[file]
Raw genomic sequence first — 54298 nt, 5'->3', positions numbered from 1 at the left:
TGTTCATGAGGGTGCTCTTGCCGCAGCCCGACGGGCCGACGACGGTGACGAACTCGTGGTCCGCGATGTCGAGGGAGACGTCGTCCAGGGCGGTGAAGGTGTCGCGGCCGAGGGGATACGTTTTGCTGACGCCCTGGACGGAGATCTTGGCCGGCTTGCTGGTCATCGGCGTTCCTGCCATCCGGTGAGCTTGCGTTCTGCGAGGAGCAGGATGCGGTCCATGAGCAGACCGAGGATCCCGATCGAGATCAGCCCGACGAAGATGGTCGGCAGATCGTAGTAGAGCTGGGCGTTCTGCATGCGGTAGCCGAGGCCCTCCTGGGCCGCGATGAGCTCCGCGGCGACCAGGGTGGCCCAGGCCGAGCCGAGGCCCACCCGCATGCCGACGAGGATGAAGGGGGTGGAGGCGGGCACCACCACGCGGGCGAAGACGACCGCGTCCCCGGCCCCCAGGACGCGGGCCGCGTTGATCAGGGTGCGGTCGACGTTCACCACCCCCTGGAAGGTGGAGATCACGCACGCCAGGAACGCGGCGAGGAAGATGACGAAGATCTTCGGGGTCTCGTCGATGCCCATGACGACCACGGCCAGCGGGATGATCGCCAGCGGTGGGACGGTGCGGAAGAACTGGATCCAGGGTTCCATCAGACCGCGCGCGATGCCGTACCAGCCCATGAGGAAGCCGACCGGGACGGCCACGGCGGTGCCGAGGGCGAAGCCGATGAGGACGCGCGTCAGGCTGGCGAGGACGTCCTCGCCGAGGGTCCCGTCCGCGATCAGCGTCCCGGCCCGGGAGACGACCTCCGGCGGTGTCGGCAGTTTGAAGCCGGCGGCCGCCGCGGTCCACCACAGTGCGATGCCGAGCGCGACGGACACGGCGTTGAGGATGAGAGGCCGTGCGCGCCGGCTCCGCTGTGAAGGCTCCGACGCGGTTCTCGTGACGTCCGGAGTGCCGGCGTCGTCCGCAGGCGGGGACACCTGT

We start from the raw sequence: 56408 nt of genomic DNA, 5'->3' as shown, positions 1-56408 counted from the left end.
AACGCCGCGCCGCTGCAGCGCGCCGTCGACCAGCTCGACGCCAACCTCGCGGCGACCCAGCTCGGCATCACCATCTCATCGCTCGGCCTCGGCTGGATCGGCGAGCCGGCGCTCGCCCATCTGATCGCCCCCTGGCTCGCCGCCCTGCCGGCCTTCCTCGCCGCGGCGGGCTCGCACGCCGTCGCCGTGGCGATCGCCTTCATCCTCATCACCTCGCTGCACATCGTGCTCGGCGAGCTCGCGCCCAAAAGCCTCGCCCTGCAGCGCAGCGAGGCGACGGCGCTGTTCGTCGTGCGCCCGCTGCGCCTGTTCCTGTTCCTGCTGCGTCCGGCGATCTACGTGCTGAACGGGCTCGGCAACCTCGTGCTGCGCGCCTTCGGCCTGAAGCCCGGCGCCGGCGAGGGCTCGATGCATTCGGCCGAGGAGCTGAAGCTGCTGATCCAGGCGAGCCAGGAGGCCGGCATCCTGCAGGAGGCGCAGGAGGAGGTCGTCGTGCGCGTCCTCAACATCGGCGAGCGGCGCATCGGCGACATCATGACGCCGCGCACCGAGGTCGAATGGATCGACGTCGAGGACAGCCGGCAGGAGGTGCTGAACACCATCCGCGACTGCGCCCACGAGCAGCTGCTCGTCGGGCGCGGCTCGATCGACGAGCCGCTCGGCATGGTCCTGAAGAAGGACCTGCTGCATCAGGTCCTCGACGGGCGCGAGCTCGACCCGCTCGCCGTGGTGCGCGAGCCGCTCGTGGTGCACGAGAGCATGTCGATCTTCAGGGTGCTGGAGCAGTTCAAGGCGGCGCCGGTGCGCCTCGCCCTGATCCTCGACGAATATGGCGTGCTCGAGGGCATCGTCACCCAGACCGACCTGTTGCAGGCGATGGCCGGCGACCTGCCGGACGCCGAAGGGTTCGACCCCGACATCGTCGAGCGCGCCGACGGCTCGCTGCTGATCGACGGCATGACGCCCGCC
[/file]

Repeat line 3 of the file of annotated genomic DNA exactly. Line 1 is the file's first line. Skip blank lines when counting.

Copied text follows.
We start from the raw sequence: 56408 nt of genomic DNA, 5'->3' as shown, positions 1-56408 counted from the left end.